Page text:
The fiberglass fenders are cracked, the back driver's side body panel is bashed in, the whole car is leaning to one side and the thing is coughing out black smoke, dripping oil as it runs.
But it runs, and it drives. Last night, the tow truck driver and cop were adamant my car was inoperable. They were wrong.
And after a few frantic calls to fellow '73 VW owners Jason Torchinsky and Ben Preston, I realize that a spark plug wire had popped off during the roll. I plug it back in and the engine stops smoking so bad.
This is when things start going downhill again. The Baja makes it home to my parking garage fine, and it makes it to my mechanic fine the day after that. But then a few days later my mechanic calls me to say that the shop can't do any bodywork and I'll have to find somewhere else to get the bug fixed. The first shop they send me to takes one look at the car and turns me away.
I end up on the wrong side of the train tracks in Queens at Magic Touch Auto and my luck finally seems to come good. Lenny. Huge guy, with a smile that's even bigger than he is. He shows me around his shop, the '60s Stingray getting restored in the back, and the mystery numbers-matching muscle car hiding under a tarp on one of his lifts. Lenny thinks he can do the car for one or two grand.
It doesn't go that way. The weeks start to fall back and every one comes with a new call from Lenny.
The frame head is so rusted and cracked he can see through it.
He can't weld the replacement in because he keeps finding more and more rust.
The wires under the hood are stripped and bare. They're rubbing. They are held under flammable insulation. There are char marks on the insulation. The whole mess sits directly over my gas tank.
I have been driving around in a bomb for several months. Ulp.
The weeks turn into months, and the doubt that the car will ever make it off the lift eat away at me. I think about how simple it all might have been if I'd pulled the plates off and left the Baja in the woods. I keep calling State Farm and after enough uh, firm conversations (WHAT DO YOU MEAN? NO, I'M NOT RAISING MY VOICE) they agree to reimburse me the full towing bill. As it turns out, not all all insurance people are assholes.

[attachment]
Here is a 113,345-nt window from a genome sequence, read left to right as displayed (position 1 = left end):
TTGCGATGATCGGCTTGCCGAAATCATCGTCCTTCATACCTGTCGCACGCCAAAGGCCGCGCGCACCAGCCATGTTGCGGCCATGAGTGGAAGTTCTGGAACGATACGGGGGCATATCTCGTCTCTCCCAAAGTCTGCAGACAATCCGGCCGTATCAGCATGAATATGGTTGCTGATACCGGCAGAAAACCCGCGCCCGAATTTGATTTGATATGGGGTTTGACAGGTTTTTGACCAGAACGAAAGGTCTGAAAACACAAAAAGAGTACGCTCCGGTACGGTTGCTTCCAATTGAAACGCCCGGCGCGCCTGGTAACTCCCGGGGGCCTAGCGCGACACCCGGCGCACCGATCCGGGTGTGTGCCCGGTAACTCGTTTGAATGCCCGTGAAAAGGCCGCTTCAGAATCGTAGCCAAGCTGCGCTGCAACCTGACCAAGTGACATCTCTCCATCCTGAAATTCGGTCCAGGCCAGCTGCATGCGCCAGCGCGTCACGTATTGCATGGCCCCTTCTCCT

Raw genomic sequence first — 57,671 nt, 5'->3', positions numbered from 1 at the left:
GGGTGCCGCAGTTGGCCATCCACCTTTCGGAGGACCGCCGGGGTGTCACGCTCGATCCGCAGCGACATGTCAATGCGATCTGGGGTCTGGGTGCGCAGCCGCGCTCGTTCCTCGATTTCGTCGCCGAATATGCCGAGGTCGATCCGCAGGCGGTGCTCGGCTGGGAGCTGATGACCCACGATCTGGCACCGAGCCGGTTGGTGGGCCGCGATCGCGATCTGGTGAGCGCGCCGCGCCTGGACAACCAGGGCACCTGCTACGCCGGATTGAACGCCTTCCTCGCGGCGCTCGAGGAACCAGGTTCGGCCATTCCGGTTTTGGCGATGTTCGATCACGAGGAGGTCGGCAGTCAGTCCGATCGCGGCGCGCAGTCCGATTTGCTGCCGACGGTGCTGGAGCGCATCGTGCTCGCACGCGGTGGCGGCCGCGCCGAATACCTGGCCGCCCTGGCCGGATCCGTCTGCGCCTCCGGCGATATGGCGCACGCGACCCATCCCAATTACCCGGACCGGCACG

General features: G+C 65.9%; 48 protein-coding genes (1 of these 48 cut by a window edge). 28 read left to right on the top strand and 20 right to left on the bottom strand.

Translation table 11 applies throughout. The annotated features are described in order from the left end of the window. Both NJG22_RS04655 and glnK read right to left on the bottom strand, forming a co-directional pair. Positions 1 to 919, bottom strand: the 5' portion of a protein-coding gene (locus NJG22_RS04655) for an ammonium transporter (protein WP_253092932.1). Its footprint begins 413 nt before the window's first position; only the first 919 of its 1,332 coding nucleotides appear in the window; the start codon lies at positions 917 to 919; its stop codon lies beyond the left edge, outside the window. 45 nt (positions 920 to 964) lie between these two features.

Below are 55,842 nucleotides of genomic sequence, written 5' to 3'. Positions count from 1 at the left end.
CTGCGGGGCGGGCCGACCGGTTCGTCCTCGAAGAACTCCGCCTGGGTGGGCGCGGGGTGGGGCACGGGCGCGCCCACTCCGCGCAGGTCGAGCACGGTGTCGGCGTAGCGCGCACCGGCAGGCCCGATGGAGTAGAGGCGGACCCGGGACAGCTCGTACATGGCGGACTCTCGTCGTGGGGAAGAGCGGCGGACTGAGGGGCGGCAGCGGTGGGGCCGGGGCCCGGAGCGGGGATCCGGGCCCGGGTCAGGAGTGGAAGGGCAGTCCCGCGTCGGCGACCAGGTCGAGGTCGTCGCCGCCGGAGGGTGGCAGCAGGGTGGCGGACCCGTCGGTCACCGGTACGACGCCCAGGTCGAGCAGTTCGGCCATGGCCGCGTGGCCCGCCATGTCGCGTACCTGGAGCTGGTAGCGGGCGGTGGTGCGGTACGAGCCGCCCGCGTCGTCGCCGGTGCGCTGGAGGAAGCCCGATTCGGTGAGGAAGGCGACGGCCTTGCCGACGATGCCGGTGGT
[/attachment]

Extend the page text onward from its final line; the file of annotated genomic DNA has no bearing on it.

Waiting for the Baja in the shop hurts, but it turns out to have been a chance to fix all the shit I didn't realize was so fucked when I bought the car at first. The rust gets patched, the frame head replaced, the wires made less explosive. I walk up to the shop one bright Sunday morning and I can see those fake Cadillac taillights lit up in the sun. It's been a rebirth, that's clear.
I'm smiling ear to ear as Lenny and his mechanic pose by their handiwork. They've done great work, but it wasn't easy. I'm four grand poorer even after State Farm reimburses me, I'm worn out, and I'm still ashamed.
It was my car, my first car, my dream car. My freedom, my chance, my responsibility. And I killed it and just barely managed to resuscitate the poor thing.
I take it out for its first drive since the roll and, not knowing where else to go, I head straight back to the site of the crash.
And then I break a spark plug and have to fix the car with my jumper cables, tape, and my teeth.
I ended up fixing the car properly, but it remains in a constant state of being broken, fixed and broken again. A few weekends ago, a headlight popped out during the car's first autocross, and now a turn indicator is held on with duct tape awaiting a replacement.
But it's that moment in Spring 2013 that sticks with me, rumbling back to Manhattan, the sun getting low against the skyline and two, no three cylinders shaking away behind me. I can't help but laugh — some things never change.
Photo Credits: Raphael Orlove